It was really empowering to see all the inquisitive faces at the session – all waiting to hear the experiences of two Atlas Corps Fellows – Lina and myself – and learn a great deal about what we have learnt in the first 90 days. The Atlas Corps Fellowship is an amazing opportunity for young non-profit leaders to spend one year in the United States and learn about leadership and non-profit management hands-on! So when Fellows serve at the host organizations to strengthen them, they face a lot of challenges on the way – going out of their comfort zones and realizing a lot about themselves.
One of the primary challenges is that we tend to proceed in our new teams and organizations with a lot of assumptions. These assumptions are based upon our previous experiences, both good and bad and our culture at work and life. For example, when we attend a meeting the temptation to be silent until “the boss” tells us to speak up might have been shaped by the practice back at our culture. Or saying ‘no’ to someone who is older that we are might have been perceived due to our customs back at home. The important thing is to understand and learn about cultural intelligence, which is defined as follows:
Cultural Intelligence (CQ) is a person’s capability to function effectively in situations characterized by cultural diversity (Ang, Van Dyne, & Koh, 2005; Earley & Ang, 2003; Earley & Mosakowski, 2005).
If you want to know if you also have the symptoms of a lack of Cultural Intelligence, ask yourself how often you see others around you are stockpiling answers before even thinking of a problem contextually. This is because we subconsciously believe that “we have come with the answer” or that we know what to do just after joining an organization or taking up a leadership position. The first three months at a new position should be aimed at learning about the organization – the goals, the stories, the culture and everything that can help you to unlearn and relearn about your new organization and its team members. This was one of the objectives of the presentation that we were trying to project at the orientation session of Class 21.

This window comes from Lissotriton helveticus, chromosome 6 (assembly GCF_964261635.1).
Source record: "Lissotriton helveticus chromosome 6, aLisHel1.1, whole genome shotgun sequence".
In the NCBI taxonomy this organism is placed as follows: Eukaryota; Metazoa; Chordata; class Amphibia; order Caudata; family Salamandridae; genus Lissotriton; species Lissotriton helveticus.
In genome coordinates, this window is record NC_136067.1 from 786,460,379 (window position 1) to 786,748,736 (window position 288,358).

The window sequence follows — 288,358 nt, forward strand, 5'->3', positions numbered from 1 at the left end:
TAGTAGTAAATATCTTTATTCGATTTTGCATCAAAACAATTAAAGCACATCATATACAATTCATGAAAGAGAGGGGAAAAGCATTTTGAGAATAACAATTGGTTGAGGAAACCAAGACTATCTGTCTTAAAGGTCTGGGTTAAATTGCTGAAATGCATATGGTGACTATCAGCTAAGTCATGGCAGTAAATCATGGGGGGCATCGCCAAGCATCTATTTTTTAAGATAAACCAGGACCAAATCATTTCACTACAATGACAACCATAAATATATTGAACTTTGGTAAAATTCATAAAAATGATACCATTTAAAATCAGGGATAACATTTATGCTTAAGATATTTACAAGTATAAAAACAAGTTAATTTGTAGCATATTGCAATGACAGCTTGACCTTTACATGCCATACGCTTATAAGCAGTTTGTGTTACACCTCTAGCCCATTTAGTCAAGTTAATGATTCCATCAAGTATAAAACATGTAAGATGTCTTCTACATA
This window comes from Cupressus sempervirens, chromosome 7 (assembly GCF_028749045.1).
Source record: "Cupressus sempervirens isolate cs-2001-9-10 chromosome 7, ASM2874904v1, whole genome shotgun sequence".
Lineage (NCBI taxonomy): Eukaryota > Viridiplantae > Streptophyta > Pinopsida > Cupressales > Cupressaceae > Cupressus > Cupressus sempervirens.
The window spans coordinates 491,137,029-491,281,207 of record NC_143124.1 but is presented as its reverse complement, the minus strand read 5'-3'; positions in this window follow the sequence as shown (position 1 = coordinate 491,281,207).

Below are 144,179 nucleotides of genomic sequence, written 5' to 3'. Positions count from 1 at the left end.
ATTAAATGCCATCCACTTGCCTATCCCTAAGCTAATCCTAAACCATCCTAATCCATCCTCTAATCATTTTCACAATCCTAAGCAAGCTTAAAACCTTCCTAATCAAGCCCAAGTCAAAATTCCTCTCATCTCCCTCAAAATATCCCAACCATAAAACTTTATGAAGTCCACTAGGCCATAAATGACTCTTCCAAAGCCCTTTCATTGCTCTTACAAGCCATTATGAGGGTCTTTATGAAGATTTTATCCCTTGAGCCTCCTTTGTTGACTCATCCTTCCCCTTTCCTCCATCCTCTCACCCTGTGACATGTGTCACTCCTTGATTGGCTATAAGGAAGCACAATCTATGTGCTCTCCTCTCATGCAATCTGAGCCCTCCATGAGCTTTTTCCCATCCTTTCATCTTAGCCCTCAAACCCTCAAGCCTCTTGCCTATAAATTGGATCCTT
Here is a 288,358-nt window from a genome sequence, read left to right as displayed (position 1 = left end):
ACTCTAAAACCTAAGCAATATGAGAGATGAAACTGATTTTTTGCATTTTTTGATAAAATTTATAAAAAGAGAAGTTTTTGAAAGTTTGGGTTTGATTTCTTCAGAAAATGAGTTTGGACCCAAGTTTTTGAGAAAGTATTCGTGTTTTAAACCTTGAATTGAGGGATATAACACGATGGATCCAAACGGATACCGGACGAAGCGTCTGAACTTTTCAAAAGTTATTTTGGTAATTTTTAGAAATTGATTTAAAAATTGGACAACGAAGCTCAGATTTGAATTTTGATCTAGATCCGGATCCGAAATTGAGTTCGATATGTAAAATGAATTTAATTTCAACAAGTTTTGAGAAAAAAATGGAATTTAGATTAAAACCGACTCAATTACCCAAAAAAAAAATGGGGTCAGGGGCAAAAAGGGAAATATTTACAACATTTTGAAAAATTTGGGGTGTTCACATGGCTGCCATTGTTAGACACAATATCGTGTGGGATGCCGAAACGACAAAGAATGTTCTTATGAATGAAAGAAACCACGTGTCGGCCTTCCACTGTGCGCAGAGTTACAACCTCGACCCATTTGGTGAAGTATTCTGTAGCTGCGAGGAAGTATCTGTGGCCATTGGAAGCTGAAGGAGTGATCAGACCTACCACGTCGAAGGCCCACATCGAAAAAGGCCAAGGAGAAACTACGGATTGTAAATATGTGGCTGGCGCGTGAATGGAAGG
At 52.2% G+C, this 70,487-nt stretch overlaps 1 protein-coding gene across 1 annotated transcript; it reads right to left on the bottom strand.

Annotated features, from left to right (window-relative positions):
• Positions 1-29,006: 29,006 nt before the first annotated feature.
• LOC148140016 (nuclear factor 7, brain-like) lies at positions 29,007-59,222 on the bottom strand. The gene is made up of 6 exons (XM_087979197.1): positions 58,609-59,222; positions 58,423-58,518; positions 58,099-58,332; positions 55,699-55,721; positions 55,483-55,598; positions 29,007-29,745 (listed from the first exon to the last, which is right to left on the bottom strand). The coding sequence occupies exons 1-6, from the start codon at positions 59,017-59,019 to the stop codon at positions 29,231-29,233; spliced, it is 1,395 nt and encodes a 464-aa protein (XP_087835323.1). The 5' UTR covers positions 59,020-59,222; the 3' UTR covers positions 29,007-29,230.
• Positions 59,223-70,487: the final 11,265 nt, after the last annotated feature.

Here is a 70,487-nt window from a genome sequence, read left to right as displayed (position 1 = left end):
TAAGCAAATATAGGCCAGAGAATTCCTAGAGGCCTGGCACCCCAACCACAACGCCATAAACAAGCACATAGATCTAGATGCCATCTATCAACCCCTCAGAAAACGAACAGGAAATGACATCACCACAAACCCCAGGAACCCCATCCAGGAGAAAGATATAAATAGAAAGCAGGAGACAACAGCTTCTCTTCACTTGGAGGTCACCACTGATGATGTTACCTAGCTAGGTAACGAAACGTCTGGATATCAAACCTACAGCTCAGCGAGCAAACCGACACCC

We introduced our participants to the Figure Card activity to help them gain a perspective on these problems. They found out about their fears, expectations and strengths. Some of the most interesting things they listed were Professionalism, Team Player, Good Communication Skills, Empathy for Others, Flexibility, and Goal-Achieving Mindset. As they were also very vibrant in terms of listing their fears someone pointed out a very important thing, that, our weaknesses are the source of our fears.
So the next activity that we did was putting up their figure cards on the wall and taking a tour in the room to get an idea of the other team members’ weaknesses and strengths. The important learning outcome that we realized at this point was that we all (should) complement each other in terms of our strengths and weaknesses. What you might think as your strengths could certainly help another who think has weaknesses in this area. In the same way, you can overcome your fears fueled up by your weaknesses using the strengths of the others. It is really important that we understand our strengths and weaknesses when we start working in a team or to reach a common goal. By understanding them we can ensure that we are able to complement each other and fulfill the larger goal of the organization or the team. Have you done this in your team yet?
Do it now. I bet it will help.
Some questions to reflect on in your team:
- What are your strengths?
- What are your weaknesses?
- How did you utilize your strengths before?
- How did you overcome your weaknesses before?
- How did the teamwork help you out?
- What is the history of the organization you are working with?
- How do you negotiate success in your team?
Just like you learn about these in the first 90 days when you join a new team, it is also essential that you take care of a new team member after he just arrives in your team for the first 90 days.